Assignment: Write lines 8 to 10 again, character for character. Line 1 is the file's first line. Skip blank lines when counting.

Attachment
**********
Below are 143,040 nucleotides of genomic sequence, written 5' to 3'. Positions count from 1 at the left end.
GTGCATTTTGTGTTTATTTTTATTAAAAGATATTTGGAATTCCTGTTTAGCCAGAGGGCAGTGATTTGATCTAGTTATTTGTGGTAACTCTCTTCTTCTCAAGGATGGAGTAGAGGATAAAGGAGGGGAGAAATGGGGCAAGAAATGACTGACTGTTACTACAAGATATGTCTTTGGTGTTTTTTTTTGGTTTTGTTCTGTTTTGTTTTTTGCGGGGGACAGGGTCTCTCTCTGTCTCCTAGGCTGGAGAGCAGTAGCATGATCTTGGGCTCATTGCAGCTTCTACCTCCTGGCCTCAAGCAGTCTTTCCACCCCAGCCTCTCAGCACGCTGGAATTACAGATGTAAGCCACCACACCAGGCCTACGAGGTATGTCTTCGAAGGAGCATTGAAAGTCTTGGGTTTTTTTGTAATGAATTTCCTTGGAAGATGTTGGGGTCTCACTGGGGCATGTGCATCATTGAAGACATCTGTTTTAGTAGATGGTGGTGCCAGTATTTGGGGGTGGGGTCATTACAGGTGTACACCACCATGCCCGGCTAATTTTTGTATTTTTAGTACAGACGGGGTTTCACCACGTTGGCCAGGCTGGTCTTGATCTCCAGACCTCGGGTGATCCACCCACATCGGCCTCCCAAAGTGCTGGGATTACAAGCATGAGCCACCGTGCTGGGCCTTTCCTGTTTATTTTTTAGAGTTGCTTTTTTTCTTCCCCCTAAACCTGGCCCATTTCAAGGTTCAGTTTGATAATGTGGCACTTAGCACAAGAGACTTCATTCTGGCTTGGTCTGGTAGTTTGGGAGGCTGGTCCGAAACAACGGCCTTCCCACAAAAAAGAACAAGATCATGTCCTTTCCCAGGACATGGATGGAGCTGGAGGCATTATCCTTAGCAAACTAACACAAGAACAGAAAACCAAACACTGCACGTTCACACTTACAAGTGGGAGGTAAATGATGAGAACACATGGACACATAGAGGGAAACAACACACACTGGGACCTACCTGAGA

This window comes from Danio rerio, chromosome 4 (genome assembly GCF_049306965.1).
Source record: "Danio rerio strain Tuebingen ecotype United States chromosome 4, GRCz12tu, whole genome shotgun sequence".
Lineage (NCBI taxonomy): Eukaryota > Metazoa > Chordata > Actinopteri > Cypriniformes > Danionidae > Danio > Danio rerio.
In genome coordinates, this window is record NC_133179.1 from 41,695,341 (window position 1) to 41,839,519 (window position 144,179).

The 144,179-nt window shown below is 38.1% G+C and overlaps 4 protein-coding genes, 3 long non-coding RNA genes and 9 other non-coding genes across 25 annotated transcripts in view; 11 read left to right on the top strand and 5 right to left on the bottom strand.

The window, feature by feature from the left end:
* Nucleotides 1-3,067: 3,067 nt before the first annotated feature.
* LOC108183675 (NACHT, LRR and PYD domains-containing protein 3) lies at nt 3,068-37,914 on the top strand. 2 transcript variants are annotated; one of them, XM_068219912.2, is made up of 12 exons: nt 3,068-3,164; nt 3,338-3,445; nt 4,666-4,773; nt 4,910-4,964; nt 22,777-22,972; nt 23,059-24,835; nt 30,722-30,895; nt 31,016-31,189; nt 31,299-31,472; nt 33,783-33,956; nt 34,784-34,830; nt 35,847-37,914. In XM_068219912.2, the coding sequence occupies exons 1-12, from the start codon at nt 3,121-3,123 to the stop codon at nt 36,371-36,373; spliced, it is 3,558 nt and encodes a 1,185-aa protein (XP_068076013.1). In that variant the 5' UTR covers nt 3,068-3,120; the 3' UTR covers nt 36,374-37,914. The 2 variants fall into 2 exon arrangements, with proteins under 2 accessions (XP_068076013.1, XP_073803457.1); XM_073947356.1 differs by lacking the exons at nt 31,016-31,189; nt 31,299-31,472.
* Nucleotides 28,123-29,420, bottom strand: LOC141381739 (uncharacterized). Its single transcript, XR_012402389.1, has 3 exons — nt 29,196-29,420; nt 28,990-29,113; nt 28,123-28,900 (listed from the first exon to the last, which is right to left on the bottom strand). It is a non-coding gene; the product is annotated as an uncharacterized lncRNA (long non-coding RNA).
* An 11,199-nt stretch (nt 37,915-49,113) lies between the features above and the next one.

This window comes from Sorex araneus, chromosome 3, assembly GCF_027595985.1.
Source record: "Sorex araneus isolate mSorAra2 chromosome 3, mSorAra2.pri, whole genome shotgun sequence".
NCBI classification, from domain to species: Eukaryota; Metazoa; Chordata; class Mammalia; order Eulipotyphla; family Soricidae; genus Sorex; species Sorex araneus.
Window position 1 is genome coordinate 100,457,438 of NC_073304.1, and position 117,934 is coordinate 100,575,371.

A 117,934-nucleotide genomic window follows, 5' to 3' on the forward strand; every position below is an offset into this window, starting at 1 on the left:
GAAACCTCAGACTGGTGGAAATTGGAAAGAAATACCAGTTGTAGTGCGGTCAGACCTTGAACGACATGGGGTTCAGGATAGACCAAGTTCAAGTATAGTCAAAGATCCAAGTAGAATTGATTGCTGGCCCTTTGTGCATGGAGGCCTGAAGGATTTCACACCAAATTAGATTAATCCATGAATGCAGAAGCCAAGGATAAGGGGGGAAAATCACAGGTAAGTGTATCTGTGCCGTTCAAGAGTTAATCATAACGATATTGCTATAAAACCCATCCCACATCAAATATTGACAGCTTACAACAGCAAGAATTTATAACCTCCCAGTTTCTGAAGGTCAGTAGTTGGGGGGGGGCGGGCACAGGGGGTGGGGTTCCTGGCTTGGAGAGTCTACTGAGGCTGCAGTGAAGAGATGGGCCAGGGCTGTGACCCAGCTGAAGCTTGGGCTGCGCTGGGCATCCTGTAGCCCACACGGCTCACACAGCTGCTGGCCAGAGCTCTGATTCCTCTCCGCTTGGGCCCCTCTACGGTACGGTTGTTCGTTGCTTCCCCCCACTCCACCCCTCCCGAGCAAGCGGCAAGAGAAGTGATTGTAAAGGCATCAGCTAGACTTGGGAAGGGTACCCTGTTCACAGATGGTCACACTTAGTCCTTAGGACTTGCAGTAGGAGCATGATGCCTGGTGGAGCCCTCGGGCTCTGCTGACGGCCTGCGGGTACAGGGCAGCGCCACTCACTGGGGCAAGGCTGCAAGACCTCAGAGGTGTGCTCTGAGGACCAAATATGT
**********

The window, feature by feature from the left end:
* Nucleotides 1-3,067: 3,067 nt before the first annotated feature.
* LOC108183675 (NACHT, LRR and PYD domains-containing protein 3) lies at nt 3,068-37,914 on the top strand. 2 transcript variants are annotated; one of them, XM_068219912.2, is made up of 12 exons: nt 3,068-3,164; nt 3,338-3,445; nt 4,666-4,773; nt 4,910-4,964; nt 22,777-22,972; nt 23,059-24,835; nt 30,722-30,895; nt 31,016-31,189; nt 31,299-31,472; nt 33,783-33,956; nt 34,784-34,830; nt 35,847-37,914. In XM_068219912.2, the coding sequence occupies exons 1-12, from the start codon at nt 3,121-3,123 to the stop codon at nt 36,371-36,373; spliced, it is 3,558 nt and encodes a 1,185-aa protein (XP_068076013.1). In that variant the 5' UTR covers nt 3,068-3,120; the 3' UTR covers nt 36,374-37,914. The 2 variants fall into 2 exon arrangements, with proteins under 2 accessions (XP_068076013.1, XP_073803457.1); XM_073947356.1 differs by lacking the exons at nt 31,016-31,189; nt 31,299-31,472.